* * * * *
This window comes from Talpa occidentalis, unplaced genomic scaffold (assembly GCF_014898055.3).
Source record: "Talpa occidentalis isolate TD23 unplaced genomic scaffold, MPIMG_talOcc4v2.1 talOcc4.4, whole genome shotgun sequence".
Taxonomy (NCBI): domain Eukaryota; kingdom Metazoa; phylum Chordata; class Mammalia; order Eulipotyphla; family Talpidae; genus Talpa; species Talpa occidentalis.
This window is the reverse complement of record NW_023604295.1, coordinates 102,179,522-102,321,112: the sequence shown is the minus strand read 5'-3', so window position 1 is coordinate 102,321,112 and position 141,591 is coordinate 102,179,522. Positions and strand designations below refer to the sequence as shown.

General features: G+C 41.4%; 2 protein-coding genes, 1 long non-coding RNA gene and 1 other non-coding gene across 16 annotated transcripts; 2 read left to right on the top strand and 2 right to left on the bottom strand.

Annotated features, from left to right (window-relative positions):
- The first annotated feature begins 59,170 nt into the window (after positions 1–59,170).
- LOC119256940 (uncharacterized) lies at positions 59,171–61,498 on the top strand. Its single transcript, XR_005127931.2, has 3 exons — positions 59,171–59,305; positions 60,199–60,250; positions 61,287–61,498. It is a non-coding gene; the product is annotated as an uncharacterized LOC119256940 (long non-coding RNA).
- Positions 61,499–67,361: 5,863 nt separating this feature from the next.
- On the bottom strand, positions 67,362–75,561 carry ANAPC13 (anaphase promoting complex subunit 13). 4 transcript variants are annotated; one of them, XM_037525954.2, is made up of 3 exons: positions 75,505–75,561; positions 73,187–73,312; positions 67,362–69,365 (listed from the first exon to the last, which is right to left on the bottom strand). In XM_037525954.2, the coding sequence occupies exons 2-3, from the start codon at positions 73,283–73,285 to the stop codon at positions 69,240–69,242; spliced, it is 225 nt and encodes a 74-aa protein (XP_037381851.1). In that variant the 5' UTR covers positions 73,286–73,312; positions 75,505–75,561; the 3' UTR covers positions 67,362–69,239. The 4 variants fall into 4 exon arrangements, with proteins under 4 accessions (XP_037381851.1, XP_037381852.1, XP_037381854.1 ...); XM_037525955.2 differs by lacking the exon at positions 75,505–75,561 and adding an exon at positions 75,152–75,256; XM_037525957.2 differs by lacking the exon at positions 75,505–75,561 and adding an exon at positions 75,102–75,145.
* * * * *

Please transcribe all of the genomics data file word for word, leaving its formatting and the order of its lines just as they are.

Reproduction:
This window comes from Talpa occidentalis, unplaced genomic scaffold (assembly GCF_014898055.3).
Source record: "Talpa occidentalis isolate TD23 unplaced genomic scaffold, MPIMG_talOcc4v2.1 talOcc4.4, whole genome shotgun sequence".
Taxonomy (NCBI): domain Eukaryota; kingdom Metazoa; phylum Chordata; class Mammalia; order Eulipotyphla; family Talpidae; genus Talpa; species Talpa occidentalis.
This window is the reverse complement of record NW_023604295.1, coordinates 102,179,522-102,321,112: the sequence shown is the minus strand read 5'-3', so window position 1 is coordinate 102,321,112 and position 141,591 is coordinate 102,179,522. Positions and strand designations below refer to the sequence as shown.

General features: G+C 41.4%; 2 protein-coding genes, 1 long non-coding RNA gene and 1 other non-coding gene across 16 annotated transcripts; 2 read left to right on the top strand and 2 right to left on the bottom strand.

Annotated features, from left to right (window-relative positions):
- The first annotated feature begins 59,170 nt into the window (after positions 1–59,170).
- LOC119256940 (uncharacterized) lies at positions 59,171–61,498 on the top strand. Its single transcript, XR_005127931.2, has 3 exons — positions 59,171–59,305; positions 60,199–60,250; positions 61,287–61,498. It is a non-coding gene; the product is annotated as an uncharacterized LOC119256940 (long non-coding RNA).
- Positions 61,499–67,361: 5,863 nt separating this feature from the next.
- On the bottom strand, positions 67,362–75,561 carry ANAPC13 (anaphase promoting complex subunit 13). 4 transcript variants are annotated; one of them, XM_037525954.2, is made up of 3 exons: positions 75,505–75,561; positions 73,187–73,312; positions 67,362–69,365 (listed from the first exon to the last, which is right to left on the bottom strand). In XM_037525954.2, the coding sequence occupies exons 2-3, from the start codon at positions 73,283–73,285 to the stop codon at positions 69,240–69,242; spliced, it is 225 nt and encodes a 74-aa protein (XP_037381851.1). In that variant the 5' UTR covers positions 73,286–73,312; positions 75,505–75,561; the 3' UTR covers positions 67,362–69,239. The 4 variants fall into 4 exon arrangements, with proteins under 4 accessions (XP_037381851.1, XP_037381852.1, XP_037381854.1 ...); XM_037525955.2 differs by lacking the exon at positions 75,505–75,561 and adding an exon at positions 75,152–75,256; XM_037525957.2 differs by lacking the exon at positions 75,505–75,561 and adding an exon at positions 75,102–75,145.